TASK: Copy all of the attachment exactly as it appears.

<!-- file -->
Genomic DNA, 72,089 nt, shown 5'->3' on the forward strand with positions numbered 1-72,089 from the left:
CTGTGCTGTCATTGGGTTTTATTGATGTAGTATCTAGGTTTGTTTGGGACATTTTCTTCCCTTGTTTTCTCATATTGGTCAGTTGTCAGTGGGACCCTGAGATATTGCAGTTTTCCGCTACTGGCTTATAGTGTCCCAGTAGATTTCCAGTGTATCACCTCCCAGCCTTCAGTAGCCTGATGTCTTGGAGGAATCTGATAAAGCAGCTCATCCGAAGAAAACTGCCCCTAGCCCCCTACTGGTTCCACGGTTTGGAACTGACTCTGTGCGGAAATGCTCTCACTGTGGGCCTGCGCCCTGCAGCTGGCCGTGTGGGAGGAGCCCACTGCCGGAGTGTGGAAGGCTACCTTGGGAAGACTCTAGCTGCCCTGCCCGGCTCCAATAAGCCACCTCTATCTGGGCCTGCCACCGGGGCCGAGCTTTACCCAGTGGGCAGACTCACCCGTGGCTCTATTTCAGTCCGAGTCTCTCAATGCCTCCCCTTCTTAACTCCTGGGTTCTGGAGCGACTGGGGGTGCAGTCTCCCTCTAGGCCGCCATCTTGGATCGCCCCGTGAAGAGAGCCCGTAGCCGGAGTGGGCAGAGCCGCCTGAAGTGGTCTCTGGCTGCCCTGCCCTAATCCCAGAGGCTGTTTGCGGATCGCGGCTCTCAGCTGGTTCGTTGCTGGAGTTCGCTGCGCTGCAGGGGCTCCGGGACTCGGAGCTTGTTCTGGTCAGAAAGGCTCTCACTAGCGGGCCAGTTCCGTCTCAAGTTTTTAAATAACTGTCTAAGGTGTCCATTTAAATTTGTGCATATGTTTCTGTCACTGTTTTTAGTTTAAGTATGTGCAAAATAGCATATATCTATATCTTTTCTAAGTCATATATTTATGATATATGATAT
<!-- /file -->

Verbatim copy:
Genomic DNA, 72,089 nt, shown 5'->3' on the forward strand with positions numbered 1-72,089 from the left:
CTGTGCTGTCATTGGGTTTTATTGATGTAGTATCTAGGTTTGTTTGGGACATTTTCTTCCCTTGTTTTCTCATATTGGTCAGTTGTCAGTGGGACCCTGAGATATTGCAGTTTTCCGCTACTGGCTTATAGTGTCCCAGTAGATTTCCAGTGTATCACCTCCCAGCCTTCAGTAGCCTGATGTCTTGGAGGAATCTGATAAAGCAGCTCATCCGAAGAAAACTGCCCCTAGCCCCCTACTGGTTCCACGGTTTGGAACTGACTCTGTGCGGAAATGCTCTCACTGTGGGCCTGCGCCCTGCAGCTGGCCGTGTGGGAGGAGCCCACTGCCGGAGTGTGGAAGGCTACCTTGGGAAGACTCTAGCTGCCCTGCCCGGCTCCAATAAGCCACCTCTATCTGGGCCTGCCACCGGGGCCGAGCTTTACCCAGTGGGCAGACTCACCCGTGGCTCTATTTCAGTCCGAGTCTCTCAATGCCTCCCCTTCTTAACTCCTGGGTTCTGGAGCGACTGGGGGTGCAGTCTCCCTCTAGGCCGCCATCTTGGATCGCCCCGTGAAGAGAGCCCGTAGCCGGAGTGGGCAGAGCCGCCTGAAGTGGTCTCTGGCTGCCCTGCCCTAATCCCAGAGGCTGTTTGCGGATCGCGGCTCTCAGCTGGTTCGTTGCTGGAGTTCGCTGCGCTGCAGGGGCTCCGGGACTCGGAGCTTGTTCTGGTCAGAAAGGCTCTCACTAGCGGGCCAGTTCCGTCTCAAGTTTTTAAATAACTGTCTAAGGTGTCCATTTAAATTTGTGCATATGTTTCTGTCACTGTTTTTAGTTTAAGTATGTGCAAAATAGCATATATCTATATCTTTTCTAAGTCATATATTTATGATATATGATAT